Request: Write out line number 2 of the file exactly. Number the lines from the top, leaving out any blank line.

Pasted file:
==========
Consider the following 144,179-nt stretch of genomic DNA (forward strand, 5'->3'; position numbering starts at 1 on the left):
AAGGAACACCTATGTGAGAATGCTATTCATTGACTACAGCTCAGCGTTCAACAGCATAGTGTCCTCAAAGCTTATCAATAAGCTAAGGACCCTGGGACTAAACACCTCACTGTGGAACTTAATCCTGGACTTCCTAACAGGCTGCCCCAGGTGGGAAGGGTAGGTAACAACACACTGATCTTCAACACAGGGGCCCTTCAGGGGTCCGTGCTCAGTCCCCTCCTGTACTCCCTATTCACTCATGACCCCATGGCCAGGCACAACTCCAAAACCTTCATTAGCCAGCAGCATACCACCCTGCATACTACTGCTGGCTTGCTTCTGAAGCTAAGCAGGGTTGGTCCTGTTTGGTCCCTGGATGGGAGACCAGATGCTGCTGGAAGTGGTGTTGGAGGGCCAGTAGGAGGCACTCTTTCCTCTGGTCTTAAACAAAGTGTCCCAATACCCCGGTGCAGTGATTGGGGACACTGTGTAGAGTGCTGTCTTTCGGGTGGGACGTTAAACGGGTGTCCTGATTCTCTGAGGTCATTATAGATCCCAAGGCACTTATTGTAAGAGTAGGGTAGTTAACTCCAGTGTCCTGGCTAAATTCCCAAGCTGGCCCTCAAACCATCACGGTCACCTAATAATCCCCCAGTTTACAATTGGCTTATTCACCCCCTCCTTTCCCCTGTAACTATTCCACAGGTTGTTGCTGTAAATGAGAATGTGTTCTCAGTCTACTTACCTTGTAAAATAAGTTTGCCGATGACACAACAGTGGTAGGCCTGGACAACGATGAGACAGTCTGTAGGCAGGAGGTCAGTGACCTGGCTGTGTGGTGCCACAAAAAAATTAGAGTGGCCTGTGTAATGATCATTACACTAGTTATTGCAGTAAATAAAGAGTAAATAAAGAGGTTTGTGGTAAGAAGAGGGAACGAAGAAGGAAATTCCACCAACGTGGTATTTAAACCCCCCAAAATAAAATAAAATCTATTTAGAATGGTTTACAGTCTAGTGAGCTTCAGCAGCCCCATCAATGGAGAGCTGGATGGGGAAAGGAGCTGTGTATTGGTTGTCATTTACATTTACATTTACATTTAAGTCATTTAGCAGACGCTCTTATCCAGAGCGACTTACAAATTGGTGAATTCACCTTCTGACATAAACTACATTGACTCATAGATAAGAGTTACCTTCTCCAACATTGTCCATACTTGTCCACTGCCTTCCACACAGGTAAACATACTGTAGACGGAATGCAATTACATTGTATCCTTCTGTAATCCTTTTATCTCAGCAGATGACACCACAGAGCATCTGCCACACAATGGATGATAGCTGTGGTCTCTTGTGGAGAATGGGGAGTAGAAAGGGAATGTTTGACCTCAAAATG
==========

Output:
AAGGAACACCTATGTGAGAATGCTATTCATTGACTACAGCTCAGCGTTCAACAGCATAGTGTCCTCAAAGCTTATCAATAAGCTAAGGACCCTGGGACTAAACACCTCACTGTGGAACTTAATCCTGGACTTCCTAACAGGCTGCCCCAGGTGGGAAGGGTAGGTAACAACACACTGATCTTCAACACAGGGGCCCTTCAGGGGTCCGTGCTCAGTCCCCTCCTGTACTCCCTATTCACTCATGACCCCATGGCCAGGCACAACTCCAAAACCTTCATTAGCCAGCAGCATACCACCCTGCATACTACTGCTGGCTTGCTTCTGAAGCTAAGCAGGGTTGGTCCTGTTTGGTCCCTGGATGGGAGACCAGATGCTGCTGGAAGTGGTGTTGGAGGGCCAGTAGGAGGCACTCTTTCCTCTGGTCTTAAACAAAGTGTCCCAATACCCCGGTGCAGTGATTGGGGACACTGTGTAGAGTGCTGTCTTTCGGGTGGGACGTTAAACGGGTGTCCTGATTCTCTGAGGTCATTATAGATCCCAAGGCACTTATTGTAAGAGTAGGGTAGTTAACTCCAGTGTCCTGGCTAAATTCCCAAGCTGGCCCTCAAACCATCACGGTCACCTAATAATCCCCCAGTTTACAATTGGCTTATTCACCCCCTCCTTTCCCCTGTAACTATTCCACAGGTTGTTGCTGTAAATGAGAATGTGTTCTCAGTCTACTTACCTTGTAAAATAAGTTTGCCGATGACACAACAGTGGTAGGCCTGGACAACGATGAGACAGTCTGTAGGCAGGAGGTCAGTGACCTGGCTGTGTGGTGCCACAAAAAAATTAGAGTGGCCTGTGTAATGATCATTACACTAGTTATTGCAGTAAATAAAGAGTAAATAAAGAGGTTTGTGGTAAGAAGAGGGAACGAAGAAGGAAATTCCACCAACGTGGTATTTAAACCCCCCAAAATAAAATAAAATCTATTTAGAATGGTTTACAGTCTAGTGAGCTTCAGCAGCCCCATCAATGGAGAGCTGGATGGGGAAAGGAGCTGTGTATTGGTTGTCATTTACATTTACATTTACATTTAAGTCATTTAGCAGACGCTCTTATCCAGAGCGACTTACAAATTGGTGAATTCACCTTCTGACATAAACTACATTGACTCATAGATAAGAGTTACCTTCTCCAACATTGTCCATACTTGTCCACTGCCTTCCACACAGGTAAACATACTGTAGACGGAATGCAATTACATTGTATCCTTCTGTAATCCTTTTATCTCAGCAGATGACACCACAGAGCATCTGCCACACAATGGATGATAGCTGTGGTCTCTTGTGGAGAATGGGGAGTAGAAAGGGAATGTTTGACCTCAAAATG